AOH :: MALERAPE.TXT|
Medical procedures for male rape victims (or, why rapes of males go unreported)
M A N A G E M E N T O F T H E
M A L E R A P E V I C T I M
Inform the police (with patient's consent).
Obtain written informed consent for examination.
Obtain and record the history in the patient's own words. A tape
recorder may be helpful. Obtain answers to other specific questions
(if they have not already been answered). Record the general
appearance and demeanor of the victim, and note whether clothing is
torn or stained.
Collect and label relevant evidence, and protect the chain of
Scrape under the fingernails, and also take trimmings from them.
Comb pubic hair, and look for loose hairs from the assailant.
Cut off a few pubic hairs and save them.
Collect any other loose hairs or dried blood.
Examine the perineum and other suspect areas with a Wood light
(prostatic secretions are flourescent even when dry).
Examine a saline wet mount of rectal secretions for spermatozoa;
record their number and motility.
Prepare four dried slides of rectal contents (wash the rectum with
saline if it is dry), and fix them with ether-alcohol.
Collect rectal aspirate or washings into a screw-topped specimen tube
for acid phosphatase determination (a positive reaction indicates the
presence of prostatic fluid ejaculate).
Place a cotton swab of rectal contents into a specimen tube (for
typing of the blood group antigen in semen).
Obtain material from the rectum for culture for gonococci.
Obtain urine for urinalysis (look for hematuria indicating
Photograph all external lesions, but only with the patient's written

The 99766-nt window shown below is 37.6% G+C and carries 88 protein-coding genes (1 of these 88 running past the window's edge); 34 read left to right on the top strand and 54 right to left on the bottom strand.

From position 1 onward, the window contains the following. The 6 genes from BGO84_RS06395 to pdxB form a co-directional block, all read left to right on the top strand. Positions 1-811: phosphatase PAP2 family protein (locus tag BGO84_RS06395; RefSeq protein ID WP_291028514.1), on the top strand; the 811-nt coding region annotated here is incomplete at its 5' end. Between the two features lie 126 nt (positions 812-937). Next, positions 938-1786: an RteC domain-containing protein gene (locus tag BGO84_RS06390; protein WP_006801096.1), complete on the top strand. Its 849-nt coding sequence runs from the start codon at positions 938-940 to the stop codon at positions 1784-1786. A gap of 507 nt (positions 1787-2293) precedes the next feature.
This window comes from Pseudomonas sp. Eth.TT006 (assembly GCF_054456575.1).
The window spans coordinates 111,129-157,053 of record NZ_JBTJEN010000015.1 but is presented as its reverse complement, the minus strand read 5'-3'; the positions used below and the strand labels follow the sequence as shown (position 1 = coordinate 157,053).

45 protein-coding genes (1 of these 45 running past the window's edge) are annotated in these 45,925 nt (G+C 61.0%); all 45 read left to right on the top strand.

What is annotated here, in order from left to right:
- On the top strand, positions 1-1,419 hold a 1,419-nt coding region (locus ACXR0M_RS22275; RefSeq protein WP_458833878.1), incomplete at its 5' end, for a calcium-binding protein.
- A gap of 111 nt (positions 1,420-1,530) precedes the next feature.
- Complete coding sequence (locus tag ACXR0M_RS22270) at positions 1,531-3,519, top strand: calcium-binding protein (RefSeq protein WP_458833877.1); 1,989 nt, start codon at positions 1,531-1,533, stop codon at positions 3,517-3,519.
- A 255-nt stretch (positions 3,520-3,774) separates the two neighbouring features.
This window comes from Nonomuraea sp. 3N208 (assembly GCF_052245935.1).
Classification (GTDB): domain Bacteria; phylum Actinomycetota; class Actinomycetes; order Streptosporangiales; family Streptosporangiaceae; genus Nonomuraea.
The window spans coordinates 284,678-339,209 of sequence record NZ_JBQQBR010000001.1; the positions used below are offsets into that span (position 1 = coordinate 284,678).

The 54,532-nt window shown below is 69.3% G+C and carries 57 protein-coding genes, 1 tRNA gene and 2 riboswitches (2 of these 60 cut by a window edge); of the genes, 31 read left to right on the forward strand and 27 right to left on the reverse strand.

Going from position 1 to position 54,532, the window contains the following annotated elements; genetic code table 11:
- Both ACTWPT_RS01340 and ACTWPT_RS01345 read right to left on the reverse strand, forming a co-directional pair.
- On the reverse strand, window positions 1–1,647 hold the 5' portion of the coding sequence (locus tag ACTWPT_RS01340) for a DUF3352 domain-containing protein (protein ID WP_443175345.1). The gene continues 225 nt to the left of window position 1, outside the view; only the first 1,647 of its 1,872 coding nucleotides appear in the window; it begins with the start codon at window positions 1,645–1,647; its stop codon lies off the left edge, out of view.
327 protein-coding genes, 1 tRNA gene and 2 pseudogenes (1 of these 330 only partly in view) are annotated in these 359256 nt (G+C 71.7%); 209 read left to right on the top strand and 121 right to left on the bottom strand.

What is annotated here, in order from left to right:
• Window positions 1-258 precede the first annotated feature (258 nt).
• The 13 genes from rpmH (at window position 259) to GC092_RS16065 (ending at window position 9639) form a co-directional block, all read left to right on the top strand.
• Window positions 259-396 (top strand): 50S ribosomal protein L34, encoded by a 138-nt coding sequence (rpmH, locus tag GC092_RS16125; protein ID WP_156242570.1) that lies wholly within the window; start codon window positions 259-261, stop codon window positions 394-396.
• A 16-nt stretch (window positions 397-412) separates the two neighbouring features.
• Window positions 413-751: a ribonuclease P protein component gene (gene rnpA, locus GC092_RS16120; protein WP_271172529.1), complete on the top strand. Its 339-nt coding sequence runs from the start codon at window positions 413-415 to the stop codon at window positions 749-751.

If oral penetration has occurred, [appropriate] steps should be
repeated with specimens from those sites.
Perform a physical examination; thoroughly examine the patient for
signs of trauma, discharge, or bleeding; record the results of the
examination; and photograph all lesions (this only with the patient's
Perform a pelvic examination; look carefully for signs of trauma to
the external genitalia. Examine the mouth and rectum for injuries.
Proctoscopy may be advisable where penetration has occurred and if
foreign objects were used, since peritoneal perforation may occur from
If indicated, using a warm, water-moistened anoscope, carefully
examine the anus and rectal terminus for lacerations.
Obtain blood for blood chemistry studies (if indicated), a serologic
test for syphilis, blood typing (to compare the alleged assailant's
type with that of the victim), and pregnancy testing. [Sic!]
[Ed. note: Such are the dangers of converting one text editor file to
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